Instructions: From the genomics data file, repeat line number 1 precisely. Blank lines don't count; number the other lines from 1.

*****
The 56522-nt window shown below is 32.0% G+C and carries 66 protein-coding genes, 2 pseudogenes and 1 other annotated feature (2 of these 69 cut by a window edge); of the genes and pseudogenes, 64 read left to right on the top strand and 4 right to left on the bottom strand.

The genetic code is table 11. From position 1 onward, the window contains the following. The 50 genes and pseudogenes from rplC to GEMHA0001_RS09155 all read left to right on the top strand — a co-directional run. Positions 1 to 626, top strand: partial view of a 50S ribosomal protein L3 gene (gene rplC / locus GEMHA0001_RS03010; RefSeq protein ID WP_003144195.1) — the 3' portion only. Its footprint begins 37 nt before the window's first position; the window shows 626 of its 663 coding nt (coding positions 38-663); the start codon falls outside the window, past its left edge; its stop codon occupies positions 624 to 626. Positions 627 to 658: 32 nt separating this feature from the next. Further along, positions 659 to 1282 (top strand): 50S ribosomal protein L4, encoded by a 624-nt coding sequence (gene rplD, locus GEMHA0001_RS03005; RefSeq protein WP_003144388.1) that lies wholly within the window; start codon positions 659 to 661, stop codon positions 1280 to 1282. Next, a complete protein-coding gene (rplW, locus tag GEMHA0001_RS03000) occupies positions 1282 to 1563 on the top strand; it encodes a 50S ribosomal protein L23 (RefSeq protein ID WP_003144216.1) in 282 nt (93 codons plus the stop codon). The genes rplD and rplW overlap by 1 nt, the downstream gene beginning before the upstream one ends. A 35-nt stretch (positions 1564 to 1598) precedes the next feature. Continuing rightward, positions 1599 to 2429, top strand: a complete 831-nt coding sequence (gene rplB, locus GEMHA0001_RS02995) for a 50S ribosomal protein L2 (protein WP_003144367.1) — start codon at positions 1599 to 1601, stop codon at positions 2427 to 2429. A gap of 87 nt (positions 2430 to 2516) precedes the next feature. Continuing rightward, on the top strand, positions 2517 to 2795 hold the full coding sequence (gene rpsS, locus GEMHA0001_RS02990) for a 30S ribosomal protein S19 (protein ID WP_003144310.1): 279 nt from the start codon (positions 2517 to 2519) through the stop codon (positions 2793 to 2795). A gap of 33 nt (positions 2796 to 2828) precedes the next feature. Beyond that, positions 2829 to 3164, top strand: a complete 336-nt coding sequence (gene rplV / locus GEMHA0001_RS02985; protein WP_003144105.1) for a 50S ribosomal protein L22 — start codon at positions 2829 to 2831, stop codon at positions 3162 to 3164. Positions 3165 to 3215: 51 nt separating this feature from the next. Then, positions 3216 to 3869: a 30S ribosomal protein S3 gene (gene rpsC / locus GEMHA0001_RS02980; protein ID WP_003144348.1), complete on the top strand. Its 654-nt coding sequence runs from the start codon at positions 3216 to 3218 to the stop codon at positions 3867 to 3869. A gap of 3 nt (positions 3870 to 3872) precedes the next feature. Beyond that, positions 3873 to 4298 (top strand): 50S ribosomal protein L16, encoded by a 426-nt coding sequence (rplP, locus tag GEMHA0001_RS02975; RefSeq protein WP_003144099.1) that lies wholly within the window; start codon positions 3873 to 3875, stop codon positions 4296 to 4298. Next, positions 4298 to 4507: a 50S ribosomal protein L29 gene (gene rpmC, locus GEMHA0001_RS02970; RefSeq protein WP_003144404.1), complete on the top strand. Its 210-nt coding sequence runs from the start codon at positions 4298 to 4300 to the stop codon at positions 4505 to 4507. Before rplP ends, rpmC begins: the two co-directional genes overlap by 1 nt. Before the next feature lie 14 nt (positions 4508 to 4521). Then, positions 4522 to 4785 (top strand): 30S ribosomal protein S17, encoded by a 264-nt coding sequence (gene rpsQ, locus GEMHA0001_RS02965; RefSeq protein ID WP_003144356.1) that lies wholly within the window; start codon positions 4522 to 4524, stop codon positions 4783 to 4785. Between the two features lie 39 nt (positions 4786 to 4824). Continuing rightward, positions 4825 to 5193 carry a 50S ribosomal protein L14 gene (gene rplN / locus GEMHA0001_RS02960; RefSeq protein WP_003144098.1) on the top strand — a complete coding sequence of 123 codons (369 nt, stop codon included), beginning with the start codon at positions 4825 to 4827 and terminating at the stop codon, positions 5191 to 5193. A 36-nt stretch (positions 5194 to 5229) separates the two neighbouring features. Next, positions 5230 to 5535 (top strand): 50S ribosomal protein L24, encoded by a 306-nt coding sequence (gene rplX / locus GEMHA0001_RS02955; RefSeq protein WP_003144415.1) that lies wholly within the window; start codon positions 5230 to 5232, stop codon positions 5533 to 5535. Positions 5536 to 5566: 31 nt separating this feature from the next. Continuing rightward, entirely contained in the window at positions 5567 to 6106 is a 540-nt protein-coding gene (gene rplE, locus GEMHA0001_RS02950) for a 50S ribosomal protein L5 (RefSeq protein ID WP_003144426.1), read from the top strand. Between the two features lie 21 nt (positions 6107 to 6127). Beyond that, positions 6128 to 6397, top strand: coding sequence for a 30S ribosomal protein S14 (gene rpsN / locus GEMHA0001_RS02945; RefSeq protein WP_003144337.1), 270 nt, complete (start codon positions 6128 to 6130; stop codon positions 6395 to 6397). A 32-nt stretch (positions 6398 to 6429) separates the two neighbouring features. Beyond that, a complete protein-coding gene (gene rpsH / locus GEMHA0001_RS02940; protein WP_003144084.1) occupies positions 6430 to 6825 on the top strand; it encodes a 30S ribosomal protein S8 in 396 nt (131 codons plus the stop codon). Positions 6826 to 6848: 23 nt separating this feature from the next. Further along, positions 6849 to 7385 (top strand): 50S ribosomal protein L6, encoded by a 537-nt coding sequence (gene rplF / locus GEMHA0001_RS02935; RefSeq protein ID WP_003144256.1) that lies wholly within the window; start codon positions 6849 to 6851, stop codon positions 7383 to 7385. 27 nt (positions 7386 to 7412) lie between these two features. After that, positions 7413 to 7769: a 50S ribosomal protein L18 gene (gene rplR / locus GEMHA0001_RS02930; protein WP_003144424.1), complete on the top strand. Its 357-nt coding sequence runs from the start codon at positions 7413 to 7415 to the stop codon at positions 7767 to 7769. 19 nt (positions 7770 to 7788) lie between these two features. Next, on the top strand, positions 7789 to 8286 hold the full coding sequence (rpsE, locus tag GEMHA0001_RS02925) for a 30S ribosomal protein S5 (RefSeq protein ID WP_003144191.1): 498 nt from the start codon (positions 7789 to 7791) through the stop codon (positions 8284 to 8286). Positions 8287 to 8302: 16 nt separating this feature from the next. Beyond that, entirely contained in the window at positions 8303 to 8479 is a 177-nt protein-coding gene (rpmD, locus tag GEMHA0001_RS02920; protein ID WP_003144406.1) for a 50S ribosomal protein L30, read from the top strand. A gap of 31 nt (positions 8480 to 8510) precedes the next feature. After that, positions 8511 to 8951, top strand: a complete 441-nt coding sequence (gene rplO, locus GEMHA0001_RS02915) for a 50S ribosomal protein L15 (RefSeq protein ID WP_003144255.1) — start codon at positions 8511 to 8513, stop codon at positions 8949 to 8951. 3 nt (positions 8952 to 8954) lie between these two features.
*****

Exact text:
The 56522-nt window shown below is 32.0% G+C and carries 66 protein-coding genes, 2 pseudogenes and 1 other annotated feature (2 of these 69 cut by a window edge); of the genes and pseudogenes, 64 read left to right on the top strand and 4 right to left on the bottom strand.